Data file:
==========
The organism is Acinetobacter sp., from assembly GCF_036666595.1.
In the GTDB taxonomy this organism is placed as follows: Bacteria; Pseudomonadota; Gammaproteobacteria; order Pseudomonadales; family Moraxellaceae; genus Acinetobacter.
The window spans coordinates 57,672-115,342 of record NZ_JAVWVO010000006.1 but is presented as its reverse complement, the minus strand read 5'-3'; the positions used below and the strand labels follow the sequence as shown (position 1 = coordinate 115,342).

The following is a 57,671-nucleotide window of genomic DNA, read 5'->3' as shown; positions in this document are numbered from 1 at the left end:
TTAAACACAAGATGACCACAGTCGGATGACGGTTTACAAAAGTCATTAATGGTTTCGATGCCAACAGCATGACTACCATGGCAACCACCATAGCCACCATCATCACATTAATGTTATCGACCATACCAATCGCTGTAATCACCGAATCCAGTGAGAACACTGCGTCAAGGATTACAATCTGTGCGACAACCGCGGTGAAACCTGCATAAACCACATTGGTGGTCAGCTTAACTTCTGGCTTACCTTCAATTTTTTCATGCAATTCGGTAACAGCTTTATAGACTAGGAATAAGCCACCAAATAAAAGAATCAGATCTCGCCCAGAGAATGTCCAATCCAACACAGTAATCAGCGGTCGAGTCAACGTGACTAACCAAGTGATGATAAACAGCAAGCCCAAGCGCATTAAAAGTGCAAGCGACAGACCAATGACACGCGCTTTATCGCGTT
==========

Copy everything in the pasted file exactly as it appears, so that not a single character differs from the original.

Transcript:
The organism is Acinetobacter sp., from assembly GCF_036666595.1.
In the GTDB taxonomy this organism is placed as follows: Bacteria; Pseudomonadota; Gammaproteobacteria; order Pseudomonadales; family Moraxellaceae; genus Acinetobacter.
The window spans coordinates 57,672-115,342 of record NZ_JAVWVO010000006.1 but is presented as its reverse complement, the minus strand read 5'-3'; the positions used below and the strand labels follow the sequence as shown (position 1 = coordinate 115,342).

The following is a 57,671-nucleotide window of genomic DNA, read 5'->3' as shown; positions in this document are numbered from 1 at the left end:
TTAAACACAAGATGACCACAGTCGGATGACGGTTTACAAAAGTCATTAATGGTTTCGATGCCAACAGCATGACTACCATGGCAACCACCATAGCCACCATCATCACATTAATGTTATCGACCATACCAATCGCTGTAATCACCGAATCCAGTGAGAACACTGCGTCAAGGATTACAATCTGTGCGACAACCGCGGTGAAACCTGCATAAACCACATTGGTGGTCAGCTTAACTTCTGGCTTACCTTCAATTTTTTCATGCAATTCGGTAACAGCTTTATAGACTAGGAATAAGCCACCAAATAAAAGAATCAGATCTCGCCCAGAGAATGTCCAATCCAACACAGTAATCAGCGGTCGAGTCAACGTGACTAACCAAGTGATGATAAACAGCAAGCCCAAGCGCATTAAAAGTGCAAGCGACAGACCAATGACACGCGCTTTATCGCGTT